Just ♥ Words—You Say Potato. I say Po...

vowel shiftHoly cow! It's coming! No, wait—it's here. By my reckoning, we're present at the start of the next GREAT VOWEL SHIFT.

Okay, so maybe not "great," but it feels like a vowel shift, nonetheless.

So what's the Great Vowel Shift? From approximately 1400 to 1700, vowel sounds in England underwent a gradual but profound change. But MORE on that LATER.

Right now, I'm referring to our own pronunciation of the letters A and E—not the long forms as in mate or meet, but the short forms, mat or met.

Have you noticed the pronunciation for the following words—ANY… MANY… CAN… MEN… BEEN… WHEN… GET? There are more, but these are enough for argument's sake.

In fact, say the words to yourself OUT LOUD. Do you hear a short-i creeping in? Not the long vowel as in iPhone but the short—as in Fitbit.

They sound like this: "Do you have INNY donuts?" "How MINNY would you like?" "Stop WHIN you GIT to 100." Or this "Now is the time for all great MIN to come to the aid of their country."

Ah, it's just a Southern regionalism, you say. NOPE. You can hear it on national TV, radio, podcasts, and film—and from people in all parts of the country.

So what's happening?

What's happening is PHONETICS. It's easier to say "min" rather than "men" … or "inny" rather than "any"—because the mouth doesn't have to open as wide and the tongue can rest comfortably in the middle. Phonetically, it's NOT AS MUCH WORK.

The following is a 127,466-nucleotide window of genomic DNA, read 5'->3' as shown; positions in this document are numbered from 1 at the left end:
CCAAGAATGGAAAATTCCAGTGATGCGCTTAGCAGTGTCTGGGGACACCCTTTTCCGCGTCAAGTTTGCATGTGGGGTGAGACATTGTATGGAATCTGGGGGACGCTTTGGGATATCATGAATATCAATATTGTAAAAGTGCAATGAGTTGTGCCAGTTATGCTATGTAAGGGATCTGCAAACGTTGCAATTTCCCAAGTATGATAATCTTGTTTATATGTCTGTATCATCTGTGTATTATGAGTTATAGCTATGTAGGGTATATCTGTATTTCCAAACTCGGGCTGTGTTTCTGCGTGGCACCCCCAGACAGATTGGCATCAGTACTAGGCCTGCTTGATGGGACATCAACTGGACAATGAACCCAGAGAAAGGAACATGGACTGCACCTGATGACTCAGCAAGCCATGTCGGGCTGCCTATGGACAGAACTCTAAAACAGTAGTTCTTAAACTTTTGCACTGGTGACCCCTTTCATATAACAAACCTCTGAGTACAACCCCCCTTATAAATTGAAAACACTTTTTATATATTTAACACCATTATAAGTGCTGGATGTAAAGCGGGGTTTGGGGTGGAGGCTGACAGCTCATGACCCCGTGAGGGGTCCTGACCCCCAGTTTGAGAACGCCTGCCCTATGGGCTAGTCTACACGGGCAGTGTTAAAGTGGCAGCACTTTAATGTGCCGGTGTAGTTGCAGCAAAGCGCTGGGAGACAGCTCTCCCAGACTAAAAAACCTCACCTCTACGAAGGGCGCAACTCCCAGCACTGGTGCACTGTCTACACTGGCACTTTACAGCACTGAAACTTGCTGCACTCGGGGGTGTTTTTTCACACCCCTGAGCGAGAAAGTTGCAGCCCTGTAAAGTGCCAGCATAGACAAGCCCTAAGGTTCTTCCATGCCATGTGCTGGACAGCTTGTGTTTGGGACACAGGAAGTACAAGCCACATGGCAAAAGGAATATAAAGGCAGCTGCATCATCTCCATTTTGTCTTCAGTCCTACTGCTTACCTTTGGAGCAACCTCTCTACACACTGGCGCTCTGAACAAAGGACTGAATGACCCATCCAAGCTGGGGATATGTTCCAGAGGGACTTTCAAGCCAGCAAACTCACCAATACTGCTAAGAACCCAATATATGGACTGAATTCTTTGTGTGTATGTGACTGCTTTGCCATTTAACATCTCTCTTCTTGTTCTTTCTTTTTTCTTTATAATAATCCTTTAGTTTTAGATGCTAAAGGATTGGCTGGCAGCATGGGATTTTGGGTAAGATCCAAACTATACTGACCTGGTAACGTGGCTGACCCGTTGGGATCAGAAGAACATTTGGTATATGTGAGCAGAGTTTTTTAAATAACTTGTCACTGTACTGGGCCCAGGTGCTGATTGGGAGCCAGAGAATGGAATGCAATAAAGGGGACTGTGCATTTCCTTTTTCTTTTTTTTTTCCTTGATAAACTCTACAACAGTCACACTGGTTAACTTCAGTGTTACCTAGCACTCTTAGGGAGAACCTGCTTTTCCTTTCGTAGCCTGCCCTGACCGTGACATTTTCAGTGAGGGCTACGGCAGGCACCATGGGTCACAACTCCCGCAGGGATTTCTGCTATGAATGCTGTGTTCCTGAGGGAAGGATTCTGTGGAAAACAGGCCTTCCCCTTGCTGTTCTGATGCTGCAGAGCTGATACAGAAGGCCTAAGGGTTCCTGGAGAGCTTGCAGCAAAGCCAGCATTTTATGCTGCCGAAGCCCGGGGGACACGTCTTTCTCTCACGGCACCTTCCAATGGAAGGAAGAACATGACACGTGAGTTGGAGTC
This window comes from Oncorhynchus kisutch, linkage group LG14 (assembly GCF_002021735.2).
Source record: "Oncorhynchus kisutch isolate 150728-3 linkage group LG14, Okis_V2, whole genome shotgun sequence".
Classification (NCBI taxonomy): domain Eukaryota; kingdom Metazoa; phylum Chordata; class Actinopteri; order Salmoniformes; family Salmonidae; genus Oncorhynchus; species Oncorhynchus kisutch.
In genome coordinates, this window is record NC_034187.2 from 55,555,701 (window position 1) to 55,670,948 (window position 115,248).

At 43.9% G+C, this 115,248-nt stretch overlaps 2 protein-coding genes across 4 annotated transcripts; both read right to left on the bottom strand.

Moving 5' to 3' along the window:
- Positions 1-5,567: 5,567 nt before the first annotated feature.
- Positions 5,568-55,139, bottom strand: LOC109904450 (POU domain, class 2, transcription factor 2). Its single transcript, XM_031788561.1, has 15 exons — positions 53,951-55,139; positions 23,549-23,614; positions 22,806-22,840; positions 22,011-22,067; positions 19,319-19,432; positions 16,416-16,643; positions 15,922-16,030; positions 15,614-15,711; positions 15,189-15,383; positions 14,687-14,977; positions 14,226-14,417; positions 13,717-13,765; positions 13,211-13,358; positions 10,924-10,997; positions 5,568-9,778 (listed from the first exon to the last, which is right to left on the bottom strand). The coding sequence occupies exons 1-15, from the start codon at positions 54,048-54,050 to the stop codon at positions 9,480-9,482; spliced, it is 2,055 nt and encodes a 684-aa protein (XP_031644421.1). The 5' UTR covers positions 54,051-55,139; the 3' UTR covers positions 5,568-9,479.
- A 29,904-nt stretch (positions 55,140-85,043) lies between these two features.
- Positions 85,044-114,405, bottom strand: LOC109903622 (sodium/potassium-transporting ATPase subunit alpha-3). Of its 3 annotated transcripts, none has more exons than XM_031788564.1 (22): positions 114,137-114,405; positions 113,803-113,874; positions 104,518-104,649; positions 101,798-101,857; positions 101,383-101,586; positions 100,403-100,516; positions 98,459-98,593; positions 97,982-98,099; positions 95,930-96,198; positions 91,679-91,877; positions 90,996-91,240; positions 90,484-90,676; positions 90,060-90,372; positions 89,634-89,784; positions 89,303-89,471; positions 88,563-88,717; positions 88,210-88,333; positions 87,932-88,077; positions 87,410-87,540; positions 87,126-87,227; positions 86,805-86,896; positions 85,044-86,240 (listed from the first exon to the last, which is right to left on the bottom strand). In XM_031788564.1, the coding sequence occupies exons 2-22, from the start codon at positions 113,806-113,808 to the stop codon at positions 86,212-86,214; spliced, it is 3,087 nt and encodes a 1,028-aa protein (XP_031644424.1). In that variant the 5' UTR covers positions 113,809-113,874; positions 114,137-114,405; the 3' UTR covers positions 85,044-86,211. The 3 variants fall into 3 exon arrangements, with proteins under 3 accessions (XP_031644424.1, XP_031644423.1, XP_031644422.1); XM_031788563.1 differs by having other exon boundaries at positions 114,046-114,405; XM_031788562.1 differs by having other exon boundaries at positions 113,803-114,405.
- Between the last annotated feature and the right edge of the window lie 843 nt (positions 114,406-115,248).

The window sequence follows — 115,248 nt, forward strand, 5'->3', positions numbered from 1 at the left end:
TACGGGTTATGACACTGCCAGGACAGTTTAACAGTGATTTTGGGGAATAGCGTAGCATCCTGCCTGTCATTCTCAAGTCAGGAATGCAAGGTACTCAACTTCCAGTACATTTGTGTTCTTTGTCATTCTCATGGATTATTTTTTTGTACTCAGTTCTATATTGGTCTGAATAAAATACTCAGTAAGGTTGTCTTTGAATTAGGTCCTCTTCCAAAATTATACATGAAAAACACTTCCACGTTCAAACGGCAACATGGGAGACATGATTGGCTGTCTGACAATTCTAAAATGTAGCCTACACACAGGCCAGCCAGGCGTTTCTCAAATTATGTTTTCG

But now… back to the Great Vowel Shift. No one knows precisely when or where in England it started, or why (theories abound), but the end result was a NOTICEABLE CHANGE in vowel pronunciation.

Mostly it affected the long vowels. BITE once sounded like beet, MATE like maht, BOOT like boat—only three examples, but you get the idea.

Today, some 300 years later—during our own not-so-GREAT VOWEL SHIFT—I wonder if we'll end up losing the short A and E vowels, particularly if they're followed by the consonant N. I, too, am guilty of these HOMICIDAL tendencies.

Try saying the following words—ones in which I find myself replacing the en sound with in. Here they are: INCOUNTER … INDEAR … INGRAVE … INJOY  … INLIVEN … INSURE … INTANGLE … INVELOP  (the verb form) … INVIRONMENT. (Don't worry, the spelling won't actually change, just pronunciation.)

Languages are like living organisms, evolving over time. Usually we think it means the addition of new words to the dictionary, but it also refers to pronunciation. Language is living history, and it SOUNDS like we're in the midst of it.

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